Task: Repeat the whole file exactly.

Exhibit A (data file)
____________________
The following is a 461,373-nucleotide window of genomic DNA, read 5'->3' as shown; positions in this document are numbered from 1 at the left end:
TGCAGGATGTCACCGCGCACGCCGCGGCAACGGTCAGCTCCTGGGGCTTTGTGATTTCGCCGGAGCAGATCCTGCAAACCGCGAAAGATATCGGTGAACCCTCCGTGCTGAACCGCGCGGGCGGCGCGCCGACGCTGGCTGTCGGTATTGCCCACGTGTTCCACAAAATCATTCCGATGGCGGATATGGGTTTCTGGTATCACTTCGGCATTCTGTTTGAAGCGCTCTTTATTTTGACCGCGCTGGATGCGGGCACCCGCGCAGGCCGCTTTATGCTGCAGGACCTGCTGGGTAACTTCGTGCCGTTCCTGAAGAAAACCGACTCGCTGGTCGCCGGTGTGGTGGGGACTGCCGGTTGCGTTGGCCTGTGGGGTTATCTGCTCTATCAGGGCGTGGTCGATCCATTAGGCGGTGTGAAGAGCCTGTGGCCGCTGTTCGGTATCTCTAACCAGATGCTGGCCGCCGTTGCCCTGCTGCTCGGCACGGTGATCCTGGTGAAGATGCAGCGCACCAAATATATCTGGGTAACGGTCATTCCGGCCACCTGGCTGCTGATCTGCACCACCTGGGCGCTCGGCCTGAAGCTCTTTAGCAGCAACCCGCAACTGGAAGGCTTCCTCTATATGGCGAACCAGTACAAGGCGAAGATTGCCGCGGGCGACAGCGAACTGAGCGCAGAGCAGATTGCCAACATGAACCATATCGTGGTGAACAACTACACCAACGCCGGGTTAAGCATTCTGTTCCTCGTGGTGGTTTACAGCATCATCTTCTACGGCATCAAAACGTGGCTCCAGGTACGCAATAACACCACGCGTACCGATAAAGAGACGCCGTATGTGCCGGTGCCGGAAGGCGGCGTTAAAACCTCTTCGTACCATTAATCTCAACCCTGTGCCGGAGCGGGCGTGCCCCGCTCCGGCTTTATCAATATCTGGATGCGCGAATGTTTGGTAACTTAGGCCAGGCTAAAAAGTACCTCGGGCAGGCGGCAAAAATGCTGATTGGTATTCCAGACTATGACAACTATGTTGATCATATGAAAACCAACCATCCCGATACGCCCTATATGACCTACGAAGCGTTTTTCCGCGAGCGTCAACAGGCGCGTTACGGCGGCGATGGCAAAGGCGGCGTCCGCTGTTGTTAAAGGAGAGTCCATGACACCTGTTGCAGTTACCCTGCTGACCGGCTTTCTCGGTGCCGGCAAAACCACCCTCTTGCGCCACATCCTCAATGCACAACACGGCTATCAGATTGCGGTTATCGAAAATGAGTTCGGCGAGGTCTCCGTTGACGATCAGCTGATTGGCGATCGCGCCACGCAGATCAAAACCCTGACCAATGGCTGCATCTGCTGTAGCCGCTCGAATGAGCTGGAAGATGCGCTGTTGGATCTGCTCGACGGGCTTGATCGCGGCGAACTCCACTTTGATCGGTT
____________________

The following is a 461,373-nucleotide window of genomic DNA, read 5'->3' as shown; positions in this document are numbered from 1 at the left end:
TGCAGGATGTCACCGCGCACGCCGCGGCAACGGTCAGCTCCTGGGGCTTTGTGATTTCGCCGGAGCAGATCCTGCAAACCGCGAAAGATATCGGTGAACCCTCCGTGCTGAACCGCGCGGGCGGCGCGCCGACGCTGGCTGTCGGTATTGCCCACGTGTTCCACAAAATCATTCCGATGGCGGATATGGGTTTCTGGTATCACTTCGGCATTCTGTTTGAAGCGCTCTTTATTTTGACCGCGCTGGATGCGGGCACCCGCGCAGGCCGCTTTATGCTGCAGGACCTGCTGGGTAACTTCGTGCCGTTCCTGAAGAAAACCGACTCGCTGGTCGCCGGTGTGGTGGGGACTGCCGGTTGCGTTGGCCTGTGGGGTTATCTGCTCTATCAGGGCGTGGTCGATCCATTAGGCGGTGTGAAGAGCCTGTGGCCGCTGTTCGGTATCTCTAACCAGATGCTGGCCGCCGTTGCCCTGCTGCTCGGCACGGTGATCCTGGTGAAGATGCAGCGCACCAAATATATCTGGGTAACGGTCATTCCGGCCACCTGGCTGCTGATCTGCACCACCTGGGCGCTCGGCCTGAAGCTCTTTAGCAGCAACCCGCAACTGGAAGGCTTCCTCTATATGGCGAACCAGTACAAGGCGAAGATTGCCGCGGGCGACAGCGAACTGAGCGCAGAGCAGATTGCCAACATGAACCATATCGTGGTGAACAACTACACCAACGCCGGGTTAAGCATTCTGTTCCTCGTGGTGGTTTACAGCATCATCTTCTACGGCATCAAAACGTGGCTCCAGGTACGCAATAACACCACGCGTACCGATAAAGAGACGCCGTATGTGCCGGTGCCGGAAGGCGGCGTTAAAACCTCTTCGTACCATTAATCTCAACCCTGTGCCGGAGCGGGCGTGCCCCGCTCCGGCTTTATCAATATCTGGATGCGCGAATGTTTGGTAACTTAGGCCAGGCTAAAAAGTACCTCGGGCAGGCGGCAAAAATGCTGATTGGTATTCCAGACTATGACAACTATGTTGATCATATGAAAACCAACCATCCCGATACGCCCTATATGACCTACGAAGCGTTTTTCCGCGAGCGTCAACAGGCGCGTTACGGCGGCGATGGCAAAGGCGGCGTCCGCTGTTGTTAAAGGAGAGTCCATGACACCTGTTGCAGTTACCCTGCTGACCGGCTTTCTCGGTGCCGGCAAAACCACCCTCTTGCGCCACATCCTCAATGCACAACACGGCTATCAGATTGCGGTTATCGAAAATGAGTTCGGCGAGGTCTCCGTTGACGATCAGCTGATTGGCGATCGCGCCACGCAGATCAAAACCCTGACCAATGGCTGCATCTGCTGTAGCCGCTCGAATGAGCTGGAAGATGCGCTGTTGGATCTGCTCGACGGGCTTGATCGCGGCGAACTCCACTTTGATCGGTT